SAWB

June 13th, 2012
7:18 pm

It never fails to amaze me how politicians make up these faux controversies to avoid addressing the real issues. I suppose what amazes me even more is how many gullible people just buy right in. Whether it is the war on children, women, Christmas, the environment, education, or woodchucks it boils down to an attempt by one party or the other to avoid the real issues.

We really need to clear all these bogus issues off the agenda and make them address things that really matter like: preserving personal freedoms, maintaining a fair and open economy, national defense…

Bernie

June 13th, 2012
7:04 pm

The simple premise of this article makes the women of America laugh like crazy!
They are on the floor rolling in delirium. Any Human being knows without a doubt when they are being attacked and efforts to marginalized them at every turn.

The Republican Party along with the support of Tea Party members have joined forces together to take the American Women back to the early 1950’s when it comes to healthcare as it pertains specifically to their gender. All one has to do is to survey the recent and ongoing rulings of the state capitals around this nation. These rulings are being initiated and implemented by Republican led legislators and its Governors collectively at an alarming rate unlike in years before. They started the War, but in November the women of America are going to respond in kind at the voting booth. President Obama will be their most supportive candidate to combat these unacceptable policies as the women of America work to change the leadership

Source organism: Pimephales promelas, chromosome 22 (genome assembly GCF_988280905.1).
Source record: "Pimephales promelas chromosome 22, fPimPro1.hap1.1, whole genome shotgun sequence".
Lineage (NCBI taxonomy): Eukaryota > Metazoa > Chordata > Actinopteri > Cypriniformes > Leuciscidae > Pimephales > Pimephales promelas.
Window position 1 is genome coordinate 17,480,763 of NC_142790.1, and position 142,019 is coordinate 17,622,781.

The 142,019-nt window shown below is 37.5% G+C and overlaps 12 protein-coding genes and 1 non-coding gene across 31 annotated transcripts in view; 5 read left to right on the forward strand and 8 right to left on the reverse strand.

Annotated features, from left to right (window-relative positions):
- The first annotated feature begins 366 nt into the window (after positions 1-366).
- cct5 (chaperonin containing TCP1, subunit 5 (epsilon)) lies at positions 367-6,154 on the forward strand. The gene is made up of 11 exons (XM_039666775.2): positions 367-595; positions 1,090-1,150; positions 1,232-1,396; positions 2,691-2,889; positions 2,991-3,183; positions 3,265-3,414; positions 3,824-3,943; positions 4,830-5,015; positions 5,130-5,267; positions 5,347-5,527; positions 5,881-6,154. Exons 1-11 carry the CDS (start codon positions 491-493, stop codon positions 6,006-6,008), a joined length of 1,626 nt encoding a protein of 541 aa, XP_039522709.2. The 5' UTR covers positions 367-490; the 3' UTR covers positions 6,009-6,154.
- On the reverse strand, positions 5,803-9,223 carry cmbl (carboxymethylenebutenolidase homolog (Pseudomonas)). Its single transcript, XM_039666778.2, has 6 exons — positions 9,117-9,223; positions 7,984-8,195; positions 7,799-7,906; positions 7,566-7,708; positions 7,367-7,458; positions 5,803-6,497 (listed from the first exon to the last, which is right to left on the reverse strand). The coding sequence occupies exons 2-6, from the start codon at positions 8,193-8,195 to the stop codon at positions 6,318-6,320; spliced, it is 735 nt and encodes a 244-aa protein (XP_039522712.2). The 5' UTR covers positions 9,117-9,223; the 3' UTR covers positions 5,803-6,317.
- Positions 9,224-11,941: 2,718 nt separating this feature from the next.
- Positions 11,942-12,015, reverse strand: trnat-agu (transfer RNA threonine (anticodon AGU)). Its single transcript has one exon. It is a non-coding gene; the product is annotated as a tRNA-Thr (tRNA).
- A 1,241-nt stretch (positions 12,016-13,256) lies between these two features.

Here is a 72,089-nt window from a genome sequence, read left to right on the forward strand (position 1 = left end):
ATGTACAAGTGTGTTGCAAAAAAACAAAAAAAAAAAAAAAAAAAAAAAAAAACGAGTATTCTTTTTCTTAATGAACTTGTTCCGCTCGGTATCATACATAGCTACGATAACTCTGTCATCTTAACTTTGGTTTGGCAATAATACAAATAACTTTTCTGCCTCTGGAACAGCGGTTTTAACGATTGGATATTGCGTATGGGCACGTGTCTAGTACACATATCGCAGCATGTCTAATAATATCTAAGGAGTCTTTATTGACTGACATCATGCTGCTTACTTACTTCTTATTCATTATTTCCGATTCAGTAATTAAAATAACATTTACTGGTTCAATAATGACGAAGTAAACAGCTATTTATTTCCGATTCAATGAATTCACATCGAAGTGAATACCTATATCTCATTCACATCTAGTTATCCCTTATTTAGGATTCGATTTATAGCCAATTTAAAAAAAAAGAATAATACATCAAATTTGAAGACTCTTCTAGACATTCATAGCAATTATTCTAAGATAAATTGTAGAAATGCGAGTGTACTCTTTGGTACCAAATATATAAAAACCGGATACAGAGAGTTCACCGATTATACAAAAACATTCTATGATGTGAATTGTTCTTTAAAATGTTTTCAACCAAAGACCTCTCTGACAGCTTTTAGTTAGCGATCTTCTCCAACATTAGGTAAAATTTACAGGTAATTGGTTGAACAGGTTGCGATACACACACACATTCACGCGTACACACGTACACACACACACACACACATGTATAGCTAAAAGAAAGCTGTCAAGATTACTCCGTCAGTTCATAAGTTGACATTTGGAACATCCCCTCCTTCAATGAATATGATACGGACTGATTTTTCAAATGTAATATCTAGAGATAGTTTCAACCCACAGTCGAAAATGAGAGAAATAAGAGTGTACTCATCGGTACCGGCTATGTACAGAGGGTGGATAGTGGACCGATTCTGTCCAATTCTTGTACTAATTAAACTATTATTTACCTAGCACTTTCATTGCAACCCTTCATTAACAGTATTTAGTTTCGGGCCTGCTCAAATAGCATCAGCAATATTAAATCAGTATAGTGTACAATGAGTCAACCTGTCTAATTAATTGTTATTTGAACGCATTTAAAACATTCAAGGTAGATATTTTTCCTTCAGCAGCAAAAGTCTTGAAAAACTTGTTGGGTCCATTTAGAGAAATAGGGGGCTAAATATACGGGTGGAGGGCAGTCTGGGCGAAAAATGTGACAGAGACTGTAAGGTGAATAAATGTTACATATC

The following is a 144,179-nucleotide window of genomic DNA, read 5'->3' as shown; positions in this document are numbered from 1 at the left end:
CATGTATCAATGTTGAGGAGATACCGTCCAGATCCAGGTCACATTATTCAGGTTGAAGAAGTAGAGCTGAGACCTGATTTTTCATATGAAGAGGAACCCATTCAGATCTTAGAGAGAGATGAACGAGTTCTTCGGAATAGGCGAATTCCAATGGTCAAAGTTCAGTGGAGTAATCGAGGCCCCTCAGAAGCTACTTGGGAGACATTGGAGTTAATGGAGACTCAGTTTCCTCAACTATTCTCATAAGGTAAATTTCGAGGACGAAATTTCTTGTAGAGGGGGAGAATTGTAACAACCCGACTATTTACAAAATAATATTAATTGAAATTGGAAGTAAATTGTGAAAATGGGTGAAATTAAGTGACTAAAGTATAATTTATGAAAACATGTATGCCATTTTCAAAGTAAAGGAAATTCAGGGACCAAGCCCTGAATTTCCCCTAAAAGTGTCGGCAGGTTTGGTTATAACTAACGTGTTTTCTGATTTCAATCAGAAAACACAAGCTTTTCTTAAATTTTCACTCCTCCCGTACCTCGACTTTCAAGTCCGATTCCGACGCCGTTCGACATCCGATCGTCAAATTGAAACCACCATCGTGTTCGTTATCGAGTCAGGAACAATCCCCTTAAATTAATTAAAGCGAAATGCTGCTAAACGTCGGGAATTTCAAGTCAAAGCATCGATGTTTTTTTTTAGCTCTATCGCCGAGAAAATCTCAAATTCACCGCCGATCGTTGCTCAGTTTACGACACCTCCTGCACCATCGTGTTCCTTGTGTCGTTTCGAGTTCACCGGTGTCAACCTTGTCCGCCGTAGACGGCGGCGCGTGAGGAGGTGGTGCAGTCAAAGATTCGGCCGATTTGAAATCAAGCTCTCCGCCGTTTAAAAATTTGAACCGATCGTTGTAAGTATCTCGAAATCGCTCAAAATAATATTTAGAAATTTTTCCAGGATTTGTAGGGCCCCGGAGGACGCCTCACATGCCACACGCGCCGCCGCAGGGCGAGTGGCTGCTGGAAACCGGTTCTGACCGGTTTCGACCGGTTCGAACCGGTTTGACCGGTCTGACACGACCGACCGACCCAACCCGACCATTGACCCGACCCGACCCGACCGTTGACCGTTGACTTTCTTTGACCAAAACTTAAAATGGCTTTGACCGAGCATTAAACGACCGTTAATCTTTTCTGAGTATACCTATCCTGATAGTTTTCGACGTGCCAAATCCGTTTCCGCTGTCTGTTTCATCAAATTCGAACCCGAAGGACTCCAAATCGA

one state at a time. As a Man we all know or should know when a woman becomes quiet about any decision she disagrees with, that a price is to be paid somewhere or sometime soon. November, appears to be that time! as for me, I cannot wait!

The American woman is not one to be discounted for any reason…Her bite is worst
than her bark!

DebbieDoRight - A Do Right Woman

June 13th, 2012
6:31 pm

We would never spend our time in a party that did not believe the same. We believe strongly that the strength of our nation lies with each individual and that each person’s liberty, dignity, ability and responsibility must be honored

Unless of course you’re pregnant and want to terminate a pregnancy — then we have to give you an intrusive exam before you can get one (Virginia); or you’ve been brain dead for years and your husband wants you to be finally free and rest, (Terri Schiavo), then we’ll rain down a bunch of bogus legislation and a couple of bible versus on your azz; OR you’re gay and want to get married, then we’ll take that “freedom” from you because being gay means you loose all your freedoms.

Other than that, then yeah, we’re all for individual liberty. :roll:

DebbieDoRight - A Do Right Woman

June 13th, 2012
6:26 pm

Well,now I’ve read everything………republicans, who are trying to mandate restrictive abortion rights, voters rights and equal pay for equal work “rights”, are only “leading the charge against the overreach of government into our lives”.

I wonder if they REALLY think women are as stupid as they hope they are?

Aquagirl

June 13th, 2012
6:21 pm

Suzi Voyles wants to talk about what the GOP did for women in 1892? Unlike most Goopers, I’m a tad more interested in what’s happening this century. But if your current record sucks, I guess crowing over a defeat of Woodrow Wilson is all you can do.